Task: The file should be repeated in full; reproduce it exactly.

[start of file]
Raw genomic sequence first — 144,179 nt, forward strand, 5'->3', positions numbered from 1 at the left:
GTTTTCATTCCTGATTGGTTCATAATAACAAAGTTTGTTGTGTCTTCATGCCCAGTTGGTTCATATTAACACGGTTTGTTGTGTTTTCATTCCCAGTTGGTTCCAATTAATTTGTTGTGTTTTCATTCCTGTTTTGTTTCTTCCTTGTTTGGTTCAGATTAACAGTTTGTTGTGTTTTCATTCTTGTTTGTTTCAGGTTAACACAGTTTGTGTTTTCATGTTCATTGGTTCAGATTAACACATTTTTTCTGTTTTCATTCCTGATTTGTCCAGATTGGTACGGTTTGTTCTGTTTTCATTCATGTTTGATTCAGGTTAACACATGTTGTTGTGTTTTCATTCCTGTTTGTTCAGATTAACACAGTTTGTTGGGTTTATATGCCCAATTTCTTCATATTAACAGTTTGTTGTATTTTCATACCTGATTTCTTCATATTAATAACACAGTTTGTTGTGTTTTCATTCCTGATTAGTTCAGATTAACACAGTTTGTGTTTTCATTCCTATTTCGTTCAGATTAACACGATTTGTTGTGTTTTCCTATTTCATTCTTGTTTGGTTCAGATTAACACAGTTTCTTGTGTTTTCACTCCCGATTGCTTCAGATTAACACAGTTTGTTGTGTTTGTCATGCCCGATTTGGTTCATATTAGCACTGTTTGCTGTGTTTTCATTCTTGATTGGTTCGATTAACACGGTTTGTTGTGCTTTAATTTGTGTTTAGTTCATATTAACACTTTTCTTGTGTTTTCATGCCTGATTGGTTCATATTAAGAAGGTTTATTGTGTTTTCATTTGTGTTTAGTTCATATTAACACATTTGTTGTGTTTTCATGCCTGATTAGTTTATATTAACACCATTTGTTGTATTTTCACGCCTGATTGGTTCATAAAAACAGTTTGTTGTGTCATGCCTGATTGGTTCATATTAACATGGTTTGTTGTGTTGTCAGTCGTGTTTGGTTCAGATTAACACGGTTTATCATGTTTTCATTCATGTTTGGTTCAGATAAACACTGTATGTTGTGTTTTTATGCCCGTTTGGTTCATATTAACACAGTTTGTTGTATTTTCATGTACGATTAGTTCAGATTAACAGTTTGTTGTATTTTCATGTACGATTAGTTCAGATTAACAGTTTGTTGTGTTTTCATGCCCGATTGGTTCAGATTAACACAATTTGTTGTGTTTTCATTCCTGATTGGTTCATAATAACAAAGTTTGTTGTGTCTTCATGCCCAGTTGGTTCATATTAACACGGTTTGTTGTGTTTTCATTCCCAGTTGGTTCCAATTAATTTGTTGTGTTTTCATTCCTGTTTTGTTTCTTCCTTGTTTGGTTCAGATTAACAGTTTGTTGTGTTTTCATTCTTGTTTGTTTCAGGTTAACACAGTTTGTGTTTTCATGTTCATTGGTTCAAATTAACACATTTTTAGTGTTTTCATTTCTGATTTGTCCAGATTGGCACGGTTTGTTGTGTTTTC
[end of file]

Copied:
Raw genomic sequence first — 144,179 nt, forward strand, 5'->3', positions numbered from 1 at the left:
GTTTTCATTCCTGATTGGTTCATAATAACAAAGTTTGTTGTGTCTTCATGCCCAGTTGGTTCATATTAACACGGTTTGTTGTGTTTTCATTCCCAGTTGGTTCCAATTAATTTGTTGTGTTTTCATTCCTGTTTTGTTTCTTCCTTGTTTGGTTCAGATTAACAGTTTGTTGTGTTTTCATTCTTGTTTGTTTCAGGTTAACACAGTTTGTGTTTTCATGTTCATTGGTTCAGATTAACACATTTTTTCTGTTTTCATTCCTGATTTGTCCAGATTGGTACGGTTTGTTCTGTTTTCATTCATGTTTGATTCAGGTTAACACATGTTGTTGTGTTTTCATTCCTGTTTGTTCAGATTAACACAGTTTGTTGGGTTTATATGCCCAATTTCTTCATATTAACAGTTTGTTGTATTTTCATACCTGATTTCTTCATATTAATAACACAGTTTGTTGTGTTTTCATTCCTGATTAGTTCAGATTAACACAGTTTGTGTTTTCATTCCTATTTCGTTCAGATTAACACGATTTGTTGTGTTTTCCTATTTCATTCTTGTTTGGTTCAGATTAACACAGTTTCTTGTGTTTTCACTCCCGATTGCTTCAGATTAACACAGTTTGTTGTGTTTGTCATGCCCGATTTGGTTCATATTAGCACTGTTTGCTGTGTTTTCATTCTTGATTGGTTCGATTAACACGGTTTGTTGTGCTTTAATTTGTGTTTAGTTCATATTAACACTTTTCTTGTGTTTTCATGCCTGATTGGTTCATATTAAGAAGGTTTATTGTGTTTTCATTTGTGTTTAGTTCATATTAACACATTTGTTGTGTTTTCATGCCTGATTAGTTTATATTAACACCATTTGTTGTATTTTCACGCCTGATTGGTTCATAAAAACAGTTTGTTGTGTCATGCCTGATTGGTTCATATTAACATGGTTTGTTGTGTTGTCAGTCGTGTTTGGTTCAGATTAACACGGTTTATCATGTTTTCATTCATGTTTGGTTCAGATAAACACTGTATGTTGTGTTTTTATGCCCGTTTGGTTCATATTAACACAGTTTGTTGTATTTTCATGTACGATTAGTTCAGATTAACAGTTTGTTGTATTTTCATGTACGATTAGTTCAGATTAACAGTTTGTTGTGTTTTCATGCCCGATTGGTTCAGATTAACACAATTTGTTGTGTTTTCATTCCTGATTGGTTCATAATAACAAAGTTTGTTGTGTCTTCATGCCCAGTTGGTTCATATTAACACGGTTTGTTGTGTTTTCATTCCCAGTTGGTTCCAATTAATTTGTTGTGTTTTCATTCCTGTTTTGTTTCTTCCTTGTTTGGTTCAGATTAACAGTTTGTTGTGTTTTCATTCTTGTTTGTTTCAGGTTAACACAGTTTGTGTTTTCATGTTCATTGGTTCAAATTAACACATTTTTAGTGTTTTCATTTCTGATTTGTCCAGATTGGCACGGTTTGTTGTGTTTTC